Weird Tax Laws around the US

Different states in the USA have their own unique (and sometimes weird) ways of generating income, whether it is to influence behavior or take benefit of key local industries. From tax on blueberries in Maine to candy in Illinois, you never know what thing is subjected to tax. Check out these 19 weird tax laws around the US (you might even get a chuckle from a few of these tax laws):

Hot-air Balloon Tax in Kansas

You are exempted from tax if you want to soar above the earth in a hot-air balloon, but if you want the security of staying attached to the ground while in the air, it will cost you some extra money in the state of Kansas. In Kansas, riding a hot-air balloon that is tethered to the ground is subject to the amusement tax. However, if it is not tethered, it is considered transportation, hence exempted from tax.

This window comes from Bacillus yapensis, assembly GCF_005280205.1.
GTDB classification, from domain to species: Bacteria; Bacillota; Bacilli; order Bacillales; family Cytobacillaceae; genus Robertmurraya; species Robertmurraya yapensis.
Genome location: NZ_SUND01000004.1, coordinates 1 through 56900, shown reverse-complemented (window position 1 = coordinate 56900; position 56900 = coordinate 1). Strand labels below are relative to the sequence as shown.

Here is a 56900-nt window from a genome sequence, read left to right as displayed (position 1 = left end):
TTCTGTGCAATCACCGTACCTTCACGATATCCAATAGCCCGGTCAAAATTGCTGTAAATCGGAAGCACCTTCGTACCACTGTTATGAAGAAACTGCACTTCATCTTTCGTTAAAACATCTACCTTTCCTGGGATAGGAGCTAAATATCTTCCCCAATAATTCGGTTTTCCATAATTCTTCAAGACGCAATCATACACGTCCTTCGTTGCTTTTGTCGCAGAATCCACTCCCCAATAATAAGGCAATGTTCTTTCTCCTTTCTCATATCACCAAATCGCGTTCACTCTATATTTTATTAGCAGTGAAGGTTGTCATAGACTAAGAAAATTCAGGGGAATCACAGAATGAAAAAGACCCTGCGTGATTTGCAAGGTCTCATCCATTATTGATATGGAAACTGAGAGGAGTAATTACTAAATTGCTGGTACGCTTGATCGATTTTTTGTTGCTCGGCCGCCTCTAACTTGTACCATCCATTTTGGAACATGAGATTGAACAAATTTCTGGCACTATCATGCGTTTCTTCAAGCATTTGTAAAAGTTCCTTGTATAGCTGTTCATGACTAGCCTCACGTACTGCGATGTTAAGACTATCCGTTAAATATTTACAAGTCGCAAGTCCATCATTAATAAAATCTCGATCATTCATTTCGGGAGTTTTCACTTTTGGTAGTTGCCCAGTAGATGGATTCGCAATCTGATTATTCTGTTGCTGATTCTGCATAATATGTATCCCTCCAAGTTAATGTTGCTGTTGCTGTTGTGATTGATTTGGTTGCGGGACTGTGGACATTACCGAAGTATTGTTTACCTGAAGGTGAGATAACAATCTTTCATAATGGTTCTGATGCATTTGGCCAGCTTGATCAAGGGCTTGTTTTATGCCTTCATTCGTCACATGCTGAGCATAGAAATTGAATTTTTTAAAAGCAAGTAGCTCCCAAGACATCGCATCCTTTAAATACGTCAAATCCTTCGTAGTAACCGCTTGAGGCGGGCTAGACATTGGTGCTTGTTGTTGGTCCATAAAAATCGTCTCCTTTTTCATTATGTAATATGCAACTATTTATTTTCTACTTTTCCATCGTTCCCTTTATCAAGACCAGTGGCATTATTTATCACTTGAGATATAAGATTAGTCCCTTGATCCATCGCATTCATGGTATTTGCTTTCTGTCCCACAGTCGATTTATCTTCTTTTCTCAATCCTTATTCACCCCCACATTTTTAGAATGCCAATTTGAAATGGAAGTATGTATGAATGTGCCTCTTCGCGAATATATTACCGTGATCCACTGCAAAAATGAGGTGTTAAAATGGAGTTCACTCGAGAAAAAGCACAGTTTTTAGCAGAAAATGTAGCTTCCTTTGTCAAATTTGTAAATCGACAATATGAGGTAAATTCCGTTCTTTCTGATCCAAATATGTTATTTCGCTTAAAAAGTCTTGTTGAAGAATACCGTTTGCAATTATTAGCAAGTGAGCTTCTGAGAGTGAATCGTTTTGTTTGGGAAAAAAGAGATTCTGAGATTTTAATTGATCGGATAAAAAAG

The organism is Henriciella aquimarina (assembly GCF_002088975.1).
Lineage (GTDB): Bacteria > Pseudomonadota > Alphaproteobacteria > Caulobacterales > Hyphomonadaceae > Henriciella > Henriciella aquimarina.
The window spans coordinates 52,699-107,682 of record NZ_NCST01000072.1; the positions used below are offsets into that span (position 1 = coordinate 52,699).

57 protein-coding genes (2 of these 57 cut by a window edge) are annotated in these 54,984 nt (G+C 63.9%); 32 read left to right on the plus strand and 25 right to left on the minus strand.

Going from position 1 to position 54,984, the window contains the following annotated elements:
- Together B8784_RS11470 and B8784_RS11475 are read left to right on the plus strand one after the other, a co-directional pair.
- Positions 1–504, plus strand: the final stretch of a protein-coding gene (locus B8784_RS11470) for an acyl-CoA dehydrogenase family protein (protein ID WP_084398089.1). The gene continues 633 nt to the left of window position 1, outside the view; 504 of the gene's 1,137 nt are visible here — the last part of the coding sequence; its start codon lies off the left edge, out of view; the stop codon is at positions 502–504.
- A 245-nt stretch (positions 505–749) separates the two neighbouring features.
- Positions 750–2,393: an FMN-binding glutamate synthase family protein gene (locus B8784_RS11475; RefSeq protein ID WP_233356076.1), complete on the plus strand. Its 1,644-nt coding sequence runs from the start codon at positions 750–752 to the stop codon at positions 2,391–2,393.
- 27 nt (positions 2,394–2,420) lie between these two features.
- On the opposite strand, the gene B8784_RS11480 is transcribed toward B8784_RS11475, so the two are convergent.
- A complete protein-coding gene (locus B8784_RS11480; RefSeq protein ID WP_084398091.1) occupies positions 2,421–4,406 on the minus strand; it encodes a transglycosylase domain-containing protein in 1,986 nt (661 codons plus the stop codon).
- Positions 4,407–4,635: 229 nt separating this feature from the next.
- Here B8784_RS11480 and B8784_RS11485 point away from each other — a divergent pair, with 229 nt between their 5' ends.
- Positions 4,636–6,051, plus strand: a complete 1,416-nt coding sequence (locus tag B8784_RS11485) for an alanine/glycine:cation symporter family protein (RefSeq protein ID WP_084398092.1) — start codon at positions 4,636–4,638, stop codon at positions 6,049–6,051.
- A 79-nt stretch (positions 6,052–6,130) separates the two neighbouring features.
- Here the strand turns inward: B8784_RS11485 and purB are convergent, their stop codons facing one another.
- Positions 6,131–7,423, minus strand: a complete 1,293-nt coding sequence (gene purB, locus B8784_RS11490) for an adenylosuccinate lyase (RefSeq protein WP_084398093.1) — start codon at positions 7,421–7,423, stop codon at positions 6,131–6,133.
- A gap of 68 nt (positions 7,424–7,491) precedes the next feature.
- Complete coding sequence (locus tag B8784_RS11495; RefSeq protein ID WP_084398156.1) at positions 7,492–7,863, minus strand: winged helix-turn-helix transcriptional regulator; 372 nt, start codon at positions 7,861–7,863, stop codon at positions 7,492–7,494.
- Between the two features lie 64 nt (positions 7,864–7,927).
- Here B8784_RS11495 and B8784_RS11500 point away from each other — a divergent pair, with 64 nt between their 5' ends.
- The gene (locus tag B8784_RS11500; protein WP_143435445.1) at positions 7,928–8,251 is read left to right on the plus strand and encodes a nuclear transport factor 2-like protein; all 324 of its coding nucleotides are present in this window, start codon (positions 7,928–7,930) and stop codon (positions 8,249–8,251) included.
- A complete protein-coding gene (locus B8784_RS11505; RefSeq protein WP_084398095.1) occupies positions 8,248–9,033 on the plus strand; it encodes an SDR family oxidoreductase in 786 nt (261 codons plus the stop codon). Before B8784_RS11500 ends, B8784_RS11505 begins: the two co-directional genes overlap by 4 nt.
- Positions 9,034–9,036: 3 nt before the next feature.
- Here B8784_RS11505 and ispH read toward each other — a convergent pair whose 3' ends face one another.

Jock Tax in California

Jock tax is just another name for income tax in California. It was first imposed there in 1991 after LA Lakers lost the finals from Chicago Bulls. So, whenever a high-paid player makes some money on those games in California, he/she will be subjected to the California State Income Tax. 

Taxing Illegal Drugs in Alabama

The state of Alabama profits from the sale of illegal drugs by requiring tax stamps, which is similar to the excise tax imposed on cigarettes. A seller caught with large quantities of illegal drugs won’t just face jail time but also prosecution for tax evasion. 

Ice Tax in Arizona

Ever wondered paying tax on ice? Well, some types of ice are taxed in Arizona. For instance, they don’t consider a block of ice food, so they tax it. On the other side, small ice cubes are considered food, which means you won’t have to pay a tax for it. 

Bagel Tax in New York